Search found 231 matches

by foeth
Wed Aug 05, 2009 10:17 am
Forum: Naval Technology
Topic: Naval Architect, Naval Engineer, Marine Engineer...
Replies: 12
Views: 11189

Re: Naval Architect, Naval Engineer, Marine Engineer...

Naval architecture is a wider term, encompassing the entire ship design, while a marine engineer is tasked with engineering the power plant, system engineering structural integrity and so forth, but could be responsible for the general arrangement. A naval architect always has a strong background in...
by foeth
Mon Jan 05, 2009 11:07 pm
Forum: Bismarck General Discussion
Topic: Bismarck Speed
Replies: 624
Views: 58686

Re: Speed - Bismarck versus Scharnhorst/Gneisenau

Having your propellers close to hull, that is less distance between shafts, keeps the propeller closer in the boundary layer of a ship. Although this isn't always beneficial for vibrations and thrust variations, it generally is better for efficiency. Single screw ships nearly always have a better pr...
by foeth
Mon Jan 05, 2009 9:41 pm
Forum: Bismarck General Discussion
Topic: Bismarck Speed
Replies: 624
Views: 58686

Re: Speed - Bismarck versus Scharnhorst/Gneisenau

This just isn't reasonable, especially given the inefficiencies involved in a 3 shaft layout where the centre shaft is always less efficient due to water flow issues. This is a statement most likely based on the work by Stuart Slade on the navweaps site, but unfortunately he is wrong on this issue....
by foeth
Mon Nov 13, 2006 10:43 am
Forum: Naval Technology
Topic: Design 1047
Replies: 10
Views: 4739

This hasn't got anything to do with the design 1047.
by foeth
Fri Nov 10, 2006 3:44 pm
Forum: Naval Technology
Topic: Balance: offensive vs. defensive?
Replies: 55
Views: 20439

There's a good description in Garzke & Dulins Battleships of WWII (allies version). Mainly lower pressure boilers, less armour, basically more suited against cruisers. Plus the best anti aircraft system available at the time. It was termed design 1047. http://www.navweaps.com/Weapons/WNNeth_11-545.h...
by foeth
Sat Nov 04, 2006 3:32 am
Forum: Naval Technology
Topic: Balance: offensive vs. defensive?
Replies: 55
Views: 20439

I may be a solitary voice, but I disagree with the idea that battleships were obsolete in WWII. I'd say it depends if you're sailing in the Pacific or the Atlantic. But even in the Pacific they had their moments. With radar being so primitive in the early days, gun range was sometimes enough to hit...
by foeth
Fri Nov 03, 2006 10:21 pm
Forum: Naval Technology
Topic: Balance: offensive vs. defensive?
Replies: 55
Views: 20439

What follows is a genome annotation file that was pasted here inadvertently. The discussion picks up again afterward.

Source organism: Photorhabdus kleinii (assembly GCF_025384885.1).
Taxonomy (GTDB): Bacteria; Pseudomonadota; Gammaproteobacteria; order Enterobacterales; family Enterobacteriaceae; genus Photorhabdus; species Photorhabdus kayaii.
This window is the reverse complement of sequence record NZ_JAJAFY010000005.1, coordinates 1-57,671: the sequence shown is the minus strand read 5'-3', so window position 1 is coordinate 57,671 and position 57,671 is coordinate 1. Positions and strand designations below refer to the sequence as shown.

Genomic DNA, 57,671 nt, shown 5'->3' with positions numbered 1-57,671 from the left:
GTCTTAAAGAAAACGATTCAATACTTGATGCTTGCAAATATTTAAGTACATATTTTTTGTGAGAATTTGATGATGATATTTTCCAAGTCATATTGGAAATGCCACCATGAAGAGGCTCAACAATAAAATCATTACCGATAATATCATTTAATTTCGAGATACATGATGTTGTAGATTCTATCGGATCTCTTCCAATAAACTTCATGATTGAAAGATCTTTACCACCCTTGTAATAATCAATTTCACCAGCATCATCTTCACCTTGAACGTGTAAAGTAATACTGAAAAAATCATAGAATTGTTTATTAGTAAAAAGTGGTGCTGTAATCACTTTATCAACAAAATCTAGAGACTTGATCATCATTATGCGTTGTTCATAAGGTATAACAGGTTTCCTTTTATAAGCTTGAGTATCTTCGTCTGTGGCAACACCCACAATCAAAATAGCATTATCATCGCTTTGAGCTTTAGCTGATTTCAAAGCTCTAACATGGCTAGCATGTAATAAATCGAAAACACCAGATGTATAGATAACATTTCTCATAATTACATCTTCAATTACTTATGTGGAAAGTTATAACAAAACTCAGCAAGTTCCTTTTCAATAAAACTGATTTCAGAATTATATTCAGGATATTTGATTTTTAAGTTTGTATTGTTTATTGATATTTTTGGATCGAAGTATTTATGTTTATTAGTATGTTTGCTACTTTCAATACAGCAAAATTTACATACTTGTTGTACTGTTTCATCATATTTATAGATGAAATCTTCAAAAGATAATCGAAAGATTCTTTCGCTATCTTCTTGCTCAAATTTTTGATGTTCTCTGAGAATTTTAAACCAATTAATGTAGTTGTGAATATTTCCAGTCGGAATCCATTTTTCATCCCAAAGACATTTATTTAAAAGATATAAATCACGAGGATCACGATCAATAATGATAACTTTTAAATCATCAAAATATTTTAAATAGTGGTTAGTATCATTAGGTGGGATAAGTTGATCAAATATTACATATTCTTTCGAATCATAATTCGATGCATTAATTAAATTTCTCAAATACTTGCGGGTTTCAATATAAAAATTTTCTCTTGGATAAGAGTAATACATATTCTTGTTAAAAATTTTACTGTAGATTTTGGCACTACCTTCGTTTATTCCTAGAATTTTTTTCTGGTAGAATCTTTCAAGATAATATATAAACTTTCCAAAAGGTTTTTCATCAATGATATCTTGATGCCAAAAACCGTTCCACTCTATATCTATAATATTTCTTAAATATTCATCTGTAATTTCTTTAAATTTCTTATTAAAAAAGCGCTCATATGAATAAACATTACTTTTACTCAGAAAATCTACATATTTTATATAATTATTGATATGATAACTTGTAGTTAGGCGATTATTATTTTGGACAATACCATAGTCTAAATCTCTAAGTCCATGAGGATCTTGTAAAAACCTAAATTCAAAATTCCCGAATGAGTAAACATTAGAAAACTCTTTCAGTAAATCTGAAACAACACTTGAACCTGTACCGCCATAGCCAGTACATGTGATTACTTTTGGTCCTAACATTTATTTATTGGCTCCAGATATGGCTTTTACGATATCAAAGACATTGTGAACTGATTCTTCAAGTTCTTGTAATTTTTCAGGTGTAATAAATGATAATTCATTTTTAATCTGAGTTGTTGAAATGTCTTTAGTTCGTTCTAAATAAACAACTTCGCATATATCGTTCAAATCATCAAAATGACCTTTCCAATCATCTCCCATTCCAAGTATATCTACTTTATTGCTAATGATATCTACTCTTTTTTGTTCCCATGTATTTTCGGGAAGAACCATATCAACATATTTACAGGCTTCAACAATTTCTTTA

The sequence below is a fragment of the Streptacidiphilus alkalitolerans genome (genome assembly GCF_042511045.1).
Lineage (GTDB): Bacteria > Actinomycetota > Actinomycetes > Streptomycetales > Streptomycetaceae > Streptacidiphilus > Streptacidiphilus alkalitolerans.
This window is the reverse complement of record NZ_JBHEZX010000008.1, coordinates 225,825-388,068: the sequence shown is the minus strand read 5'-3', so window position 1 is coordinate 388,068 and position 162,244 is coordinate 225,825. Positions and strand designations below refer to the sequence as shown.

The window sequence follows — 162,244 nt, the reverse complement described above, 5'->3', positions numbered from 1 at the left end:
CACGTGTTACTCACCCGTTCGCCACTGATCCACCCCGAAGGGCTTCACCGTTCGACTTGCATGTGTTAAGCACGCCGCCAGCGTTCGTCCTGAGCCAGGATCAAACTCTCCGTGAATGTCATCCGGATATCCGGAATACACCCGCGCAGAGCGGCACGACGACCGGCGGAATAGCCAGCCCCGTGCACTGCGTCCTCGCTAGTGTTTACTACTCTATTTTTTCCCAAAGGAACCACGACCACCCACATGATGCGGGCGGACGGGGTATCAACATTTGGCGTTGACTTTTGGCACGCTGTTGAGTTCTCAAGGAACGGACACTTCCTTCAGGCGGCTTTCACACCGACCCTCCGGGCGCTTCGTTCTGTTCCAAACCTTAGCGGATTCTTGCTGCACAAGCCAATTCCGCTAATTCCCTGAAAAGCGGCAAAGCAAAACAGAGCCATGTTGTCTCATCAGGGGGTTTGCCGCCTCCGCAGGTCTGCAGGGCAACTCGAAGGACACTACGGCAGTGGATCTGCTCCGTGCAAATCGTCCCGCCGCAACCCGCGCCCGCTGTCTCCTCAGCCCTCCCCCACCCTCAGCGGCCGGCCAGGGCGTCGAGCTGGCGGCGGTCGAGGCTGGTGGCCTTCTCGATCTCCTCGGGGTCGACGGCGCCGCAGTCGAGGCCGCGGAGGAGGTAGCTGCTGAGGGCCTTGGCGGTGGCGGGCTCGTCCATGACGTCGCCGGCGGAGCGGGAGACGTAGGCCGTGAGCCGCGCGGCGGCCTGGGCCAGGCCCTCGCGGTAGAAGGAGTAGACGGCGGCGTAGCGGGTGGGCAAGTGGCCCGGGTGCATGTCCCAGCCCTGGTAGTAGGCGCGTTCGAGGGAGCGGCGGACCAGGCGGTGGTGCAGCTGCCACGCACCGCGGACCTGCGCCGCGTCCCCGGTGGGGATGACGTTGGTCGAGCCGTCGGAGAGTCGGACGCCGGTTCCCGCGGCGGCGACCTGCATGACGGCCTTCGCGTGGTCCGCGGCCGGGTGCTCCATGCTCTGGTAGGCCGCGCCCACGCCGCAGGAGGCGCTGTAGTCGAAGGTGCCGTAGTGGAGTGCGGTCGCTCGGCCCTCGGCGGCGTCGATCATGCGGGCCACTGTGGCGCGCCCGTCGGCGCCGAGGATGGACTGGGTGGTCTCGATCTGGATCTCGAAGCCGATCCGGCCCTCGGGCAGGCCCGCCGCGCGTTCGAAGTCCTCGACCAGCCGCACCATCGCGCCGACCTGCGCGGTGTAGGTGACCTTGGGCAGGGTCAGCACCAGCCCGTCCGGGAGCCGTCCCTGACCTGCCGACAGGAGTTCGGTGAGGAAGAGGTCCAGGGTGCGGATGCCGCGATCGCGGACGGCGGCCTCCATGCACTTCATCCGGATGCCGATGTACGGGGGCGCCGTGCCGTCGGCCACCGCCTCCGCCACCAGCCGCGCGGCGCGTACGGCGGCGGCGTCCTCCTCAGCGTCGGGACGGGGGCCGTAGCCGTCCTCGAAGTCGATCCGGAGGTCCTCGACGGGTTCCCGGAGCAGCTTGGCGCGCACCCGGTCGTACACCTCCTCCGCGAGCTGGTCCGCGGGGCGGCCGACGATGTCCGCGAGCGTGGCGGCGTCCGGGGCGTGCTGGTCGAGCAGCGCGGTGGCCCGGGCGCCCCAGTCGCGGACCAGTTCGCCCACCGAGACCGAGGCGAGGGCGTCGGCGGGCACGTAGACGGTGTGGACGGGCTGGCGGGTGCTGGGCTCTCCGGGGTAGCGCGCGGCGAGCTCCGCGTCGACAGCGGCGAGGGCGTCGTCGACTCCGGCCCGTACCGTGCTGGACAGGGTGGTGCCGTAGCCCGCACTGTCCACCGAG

And battleships still have a role to play today, as evidenced in the wars against Saddam Hussein. Wishful thinking. Just for the cute shots to fool journalists (and certain battleship fans who think they are actually useful). They are floating cruise missile batteries, nothing more. They used them ...
by foeth
Thu Nov 02, 2006 8:11 pm
Forum: Naval Technology
Topic: Balance: offensive vs. defensive?
Replies: 55
Views: 20439

Àll battleships were obsolete in WII, unfortunately nobody knew for sure at the time. But when the "latest and greatest" were either sunk by aircraft or guarding aircraft carriers, it was obvious. Oh, wonderful hindsight!
by foeth
Thu Nov 02, 2006 3:59 pm
Forum: Naval Technology
Topic: Balance: offensive vs. defensive?
Replies: 55
Views: 20439

We already have that, it's called submarine.
by foeth
Thu Nov 02, 2006 9:17 am
Forum: Naval Technology
Topic: Balance: offensive vs. defensive?
Replies: 55
Views: 20439

What surprises me is that no navy has ever thought of doing something like this..... Of course they have. But why on earth would you ever want to mount a big gun? Can't we just all stop making up fantasies about large guns? Not going to happen for the same reason we stopped used the catapult or the...
by foeth
Thu Nov 02, 2006 8:25 am
Forum: Naval Technology
Topic: Balance: offensive vs. defensive?
Replies: 55
Views: 20439

I'd agree. The twins never engaged a warship a normal cruiser would avoid or would have to avoid. All larger ships wete too risky to take on. You can have 5 cruisers (tonnage wise) for the Twins. Being 5 is even more easy to be somewhere else. You can even risk putting a few torpedo launchers on dec...
by foeth
Tue Oct 31, 2006 8:22 am
Forum: Naval History (1922-1945)
Topic: Crew size
Replies: 12
Views: 3765

HMS Hood stored her ammunition for her HA guns in ready-to-use lockers. Each gun was fitted with 5 lockers holding a number of shells. 6 ammo deck hoists were available near these guns, but looked like a simple system to me. But it could be worse, the Japanese tripple 25mm guns required a crew of 9....
by foeth
Thu Oct 19, 2006 9:54 pm
Forum: Naval Technology
Topic: Red October
Replies: 11
Views: 5562

As I understand it, the "silent drive" isn't, and no sub is fitted with this kind of propulsion system. So it's the good-ol prop or pump jet. Silent enough. The rest is Clancy in money making mode.
by foeth
Thu Oct 19, 2006 8:45 am
Forum: Naval Technology
Topic: Bismarck class turret protection
Replies: 74
Views: 47005

I've got Strunk's "The Elements of Style" within reach, perhaps I should re-read it. I usually hyphenate on feeling. That usually works.
by foeth
Thu Oct 19, 2006 8:12 am
Forum: Hypothetical Naval Scenarios
Topic: Richelieu vs. South Dakota
Replies: 78
Views: 20041

Indeed, if a 2240 lbs and 2700 lbs shell meet, who'd win?